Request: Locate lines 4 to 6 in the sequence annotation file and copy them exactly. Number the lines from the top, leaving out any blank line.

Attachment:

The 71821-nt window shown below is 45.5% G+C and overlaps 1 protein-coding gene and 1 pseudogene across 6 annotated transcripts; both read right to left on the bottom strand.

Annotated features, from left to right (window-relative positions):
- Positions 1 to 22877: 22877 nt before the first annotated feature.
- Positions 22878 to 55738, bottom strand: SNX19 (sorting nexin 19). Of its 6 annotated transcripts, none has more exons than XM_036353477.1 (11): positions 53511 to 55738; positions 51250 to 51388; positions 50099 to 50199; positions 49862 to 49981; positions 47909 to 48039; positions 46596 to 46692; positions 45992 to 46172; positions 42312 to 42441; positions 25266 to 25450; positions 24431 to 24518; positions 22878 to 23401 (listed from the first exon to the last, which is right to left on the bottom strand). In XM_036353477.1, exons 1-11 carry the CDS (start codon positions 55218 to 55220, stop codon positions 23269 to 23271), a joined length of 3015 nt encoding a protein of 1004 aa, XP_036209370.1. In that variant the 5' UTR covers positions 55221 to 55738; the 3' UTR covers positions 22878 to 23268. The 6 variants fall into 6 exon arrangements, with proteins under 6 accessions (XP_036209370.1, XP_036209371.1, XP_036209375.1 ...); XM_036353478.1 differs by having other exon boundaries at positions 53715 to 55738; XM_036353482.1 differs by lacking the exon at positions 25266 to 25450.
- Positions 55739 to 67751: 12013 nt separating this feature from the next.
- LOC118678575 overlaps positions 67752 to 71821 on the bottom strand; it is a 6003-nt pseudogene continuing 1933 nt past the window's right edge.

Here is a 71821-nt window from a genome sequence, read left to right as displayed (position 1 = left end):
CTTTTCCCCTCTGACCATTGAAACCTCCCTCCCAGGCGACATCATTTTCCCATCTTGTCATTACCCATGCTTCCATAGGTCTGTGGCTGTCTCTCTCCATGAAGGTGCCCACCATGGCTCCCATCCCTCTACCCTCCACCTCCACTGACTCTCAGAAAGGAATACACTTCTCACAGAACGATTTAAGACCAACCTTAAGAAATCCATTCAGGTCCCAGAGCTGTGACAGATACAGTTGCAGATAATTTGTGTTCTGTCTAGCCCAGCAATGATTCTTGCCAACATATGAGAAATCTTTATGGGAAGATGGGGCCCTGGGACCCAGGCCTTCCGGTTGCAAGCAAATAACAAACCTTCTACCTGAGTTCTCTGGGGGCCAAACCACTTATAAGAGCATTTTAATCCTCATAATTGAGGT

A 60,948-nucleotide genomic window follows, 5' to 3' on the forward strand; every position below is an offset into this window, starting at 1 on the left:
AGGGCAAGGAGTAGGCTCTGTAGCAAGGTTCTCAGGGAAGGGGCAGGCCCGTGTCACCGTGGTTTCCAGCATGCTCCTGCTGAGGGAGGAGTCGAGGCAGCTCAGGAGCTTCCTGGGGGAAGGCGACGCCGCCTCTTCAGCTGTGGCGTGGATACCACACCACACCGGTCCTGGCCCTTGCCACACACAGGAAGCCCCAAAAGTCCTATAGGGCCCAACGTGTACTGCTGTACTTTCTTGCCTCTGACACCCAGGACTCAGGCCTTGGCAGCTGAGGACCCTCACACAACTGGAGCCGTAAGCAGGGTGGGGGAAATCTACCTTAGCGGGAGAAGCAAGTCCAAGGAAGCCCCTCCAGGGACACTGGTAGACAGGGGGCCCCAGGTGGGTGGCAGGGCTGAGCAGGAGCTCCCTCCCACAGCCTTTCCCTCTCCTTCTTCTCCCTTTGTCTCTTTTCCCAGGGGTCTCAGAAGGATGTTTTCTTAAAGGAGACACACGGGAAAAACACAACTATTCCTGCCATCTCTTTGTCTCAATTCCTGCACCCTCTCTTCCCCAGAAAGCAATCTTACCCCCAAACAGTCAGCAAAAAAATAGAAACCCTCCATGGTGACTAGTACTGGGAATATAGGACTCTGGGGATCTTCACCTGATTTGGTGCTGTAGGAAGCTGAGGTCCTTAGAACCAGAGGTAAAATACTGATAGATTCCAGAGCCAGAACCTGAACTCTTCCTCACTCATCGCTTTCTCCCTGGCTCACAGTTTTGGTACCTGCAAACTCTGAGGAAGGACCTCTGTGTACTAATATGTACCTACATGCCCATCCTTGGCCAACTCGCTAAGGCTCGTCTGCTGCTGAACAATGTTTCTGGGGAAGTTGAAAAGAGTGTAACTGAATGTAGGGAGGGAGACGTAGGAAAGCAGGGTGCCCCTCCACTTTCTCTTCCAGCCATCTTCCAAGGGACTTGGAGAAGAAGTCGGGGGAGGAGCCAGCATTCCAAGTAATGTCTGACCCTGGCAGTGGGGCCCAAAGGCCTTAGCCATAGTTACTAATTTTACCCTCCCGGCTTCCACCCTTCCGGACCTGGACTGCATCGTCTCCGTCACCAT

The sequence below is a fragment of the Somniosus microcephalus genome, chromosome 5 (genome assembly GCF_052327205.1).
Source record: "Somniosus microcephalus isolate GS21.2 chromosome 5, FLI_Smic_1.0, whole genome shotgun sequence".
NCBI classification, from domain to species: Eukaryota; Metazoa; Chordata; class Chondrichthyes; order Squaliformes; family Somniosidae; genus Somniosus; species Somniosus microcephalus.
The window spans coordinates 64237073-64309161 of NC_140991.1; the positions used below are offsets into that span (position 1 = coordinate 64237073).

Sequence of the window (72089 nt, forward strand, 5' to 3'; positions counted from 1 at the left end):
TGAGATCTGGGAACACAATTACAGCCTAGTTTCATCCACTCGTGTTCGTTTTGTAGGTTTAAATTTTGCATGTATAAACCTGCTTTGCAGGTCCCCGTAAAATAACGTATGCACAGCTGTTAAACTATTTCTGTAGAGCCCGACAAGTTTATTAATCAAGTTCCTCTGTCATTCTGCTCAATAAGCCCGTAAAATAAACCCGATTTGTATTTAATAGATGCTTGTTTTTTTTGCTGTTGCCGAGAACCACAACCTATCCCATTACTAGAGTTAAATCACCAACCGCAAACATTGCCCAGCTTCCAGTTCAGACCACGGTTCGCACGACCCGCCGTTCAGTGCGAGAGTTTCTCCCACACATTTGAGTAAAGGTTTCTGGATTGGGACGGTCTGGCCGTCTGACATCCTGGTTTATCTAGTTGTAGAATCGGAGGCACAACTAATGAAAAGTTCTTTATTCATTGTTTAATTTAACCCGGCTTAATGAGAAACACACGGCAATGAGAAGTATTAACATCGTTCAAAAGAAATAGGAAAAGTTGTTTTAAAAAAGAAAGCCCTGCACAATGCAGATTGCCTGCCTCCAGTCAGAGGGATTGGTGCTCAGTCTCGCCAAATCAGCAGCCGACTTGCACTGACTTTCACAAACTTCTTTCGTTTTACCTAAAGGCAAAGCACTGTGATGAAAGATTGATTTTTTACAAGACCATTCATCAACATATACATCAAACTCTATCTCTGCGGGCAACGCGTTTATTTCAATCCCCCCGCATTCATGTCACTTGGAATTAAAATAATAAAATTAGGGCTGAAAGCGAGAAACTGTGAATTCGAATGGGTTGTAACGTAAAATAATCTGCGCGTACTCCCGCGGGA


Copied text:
- Positions 22878 to 55738, bottom strand: SNX19 (sorting nexin 19). Of its 6 annotated transcripts, none has more exons than XM_036353477.1 (11): positions 53511 to 55738; positions 51250 to 51388; positions 50099 to 50199; positions 49862 to 49981; positions 47909 to 48039; positions 46596 to 46692; positions 45992 to 46172; positions 42312 to 42441; positions 25266 to 25450; positions 24431 to 24518; positions 22878 to 23401 (listed from the first exon to the last, which is right to left on the bottom strand). In XM_036353477.1, exons 1-11 carry the CDS (start codon positions 55218 to 55220, stop codon positions 23269 to 23271), a joined length of 3015 nt encoding a protein of 1004 aa, XP_036209370.1. In that variant the 5' UTR covers positions 55221 to 55738; the 3' UTR covers positions 22878 to 23268. The 6 variants fall into 6 exon arrangements, with proteins under 6 accessions (XP_036209370.1, XP_036209371.1, XP_036209375.1 ...); XM_036353478.1 differs by having other exon boundaries at positions 53715 to 55738; XM_036353482.1 differs by lacking the exon at positions 25266 to 25450.
- Positions 55739 to 67751: 12013 nt separating this feature from the next.
- LOC118678575 overlaps positions 67752 to 71821 on the bottom strand; it is a 6003-nt pseudogene continuing 1933 nt past the window's right edge.